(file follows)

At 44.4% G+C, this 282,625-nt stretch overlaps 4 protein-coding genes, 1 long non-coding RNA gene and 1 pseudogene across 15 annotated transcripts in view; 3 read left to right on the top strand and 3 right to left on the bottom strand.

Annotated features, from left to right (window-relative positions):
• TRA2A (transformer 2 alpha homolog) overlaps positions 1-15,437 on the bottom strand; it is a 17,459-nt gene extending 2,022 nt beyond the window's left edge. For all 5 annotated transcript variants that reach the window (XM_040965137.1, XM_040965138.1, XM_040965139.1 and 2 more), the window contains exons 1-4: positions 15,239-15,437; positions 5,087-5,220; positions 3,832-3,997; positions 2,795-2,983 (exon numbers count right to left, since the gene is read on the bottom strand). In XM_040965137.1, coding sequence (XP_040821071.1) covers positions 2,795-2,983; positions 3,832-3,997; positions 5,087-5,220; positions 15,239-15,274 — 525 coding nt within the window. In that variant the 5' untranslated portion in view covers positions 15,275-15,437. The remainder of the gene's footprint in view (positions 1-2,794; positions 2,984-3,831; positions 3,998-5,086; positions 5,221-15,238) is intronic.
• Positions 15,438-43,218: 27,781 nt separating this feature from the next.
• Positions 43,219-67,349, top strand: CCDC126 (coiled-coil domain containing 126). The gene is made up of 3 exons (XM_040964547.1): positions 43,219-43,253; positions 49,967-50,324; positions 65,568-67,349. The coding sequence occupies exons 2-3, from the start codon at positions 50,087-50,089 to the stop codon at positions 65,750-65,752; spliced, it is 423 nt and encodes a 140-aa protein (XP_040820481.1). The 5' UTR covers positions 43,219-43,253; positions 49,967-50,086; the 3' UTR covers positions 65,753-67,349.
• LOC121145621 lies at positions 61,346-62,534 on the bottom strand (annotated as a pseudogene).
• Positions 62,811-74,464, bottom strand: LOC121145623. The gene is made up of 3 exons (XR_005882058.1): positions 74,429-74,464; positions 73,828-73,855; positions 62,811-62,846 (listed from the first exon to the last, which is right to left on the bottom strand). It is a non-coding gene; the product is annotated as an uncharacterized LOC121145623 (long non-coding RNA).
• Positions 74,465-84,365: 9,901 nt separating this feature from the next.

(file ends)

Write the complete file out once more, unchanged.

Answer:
At 44.4% G+C, this 282,625-nt stretch overlaps 4 protein-coding genes, 1 long non-coding RNA gene and 1 pseudogene across 15 annotated transcripts in view; 3 read left to right on the top strand and 3 right to left on the bottom strand.

Annotated features, from left to right (window-relative positions):
• TRA2A (transformer 2 alpha homolog) overlaps positions 1-15,437 on the bottom strand; it is a 17,459-nt gene extending 2,022 nt beyond the window's left edge. For all 5 annotated transcript variants that reach the window (XM_040965137.1, XM_040965138.1, XM_040965139.1 and 2 more), the window contains exons 1-4: positions 15,239-15,437; positions 5,087-5,220; positions 3,832-3,997; positions 2,795-2,983 (exon numbers count right to left, since the gene is read on the bottom strand). In XM_040965137.1, coding sequence (XP_040821071.1) covers positions 2,795-2,983; positions 3,832-3,997; positions 5,087-5,220; positions 15,239-15,274 — 525 coding nt within the window. In that variant the 5' untranslated portion in view covers positions 15,275-15,437. The remainder of the gene's footprint in view (positions 1-2,794; positions 2,984-3,831; positions 3,998-5,086; positions 5,221-15,238) is intronic.
• Positions 15,438-43,218: 27,781 nt separating this feature from the next.
• Positions 43,219-67,349, top strand: CCDC126 (coiled-coil domain containing 126). The gene is made up of 3 exons (XM_040964547.1): positions 43,219-43,253; positions 49,967-50,324; positions 65,568-67,349. The coding sequence occupies exons 2-3, from the start codon at positions 50,087-50,089 to the stop codon at positions 65,750-65,752; spliced, it is 423 nt and encodes a 140-aa protein (XP_040820481.1). The 5' UTR covers positions 43,219-43,253; positions 49,967-50,086; the 3' UTR covers positions 65,753-67,349.
• LOC121145621 lies at positions 61,346-62,534 on the bottom strand (annotated as a pseudogene).
• Positions 62,811-74,464, bottom strand: LOC121145623. The gene is made up of 3 exons (XR_005882058.1): positions 74,429-74,464; positions 73,828-73,855; positions 62,811-62,846 (listed from the first exon to the last, which is right to left on the bottom strand). It is a non-coding gene; the product is annotated as an uncharacterized LOC121145623 (long non-coding RNA).
• Positions 74,465-84,365: 9,901 nt separating this feature from the next.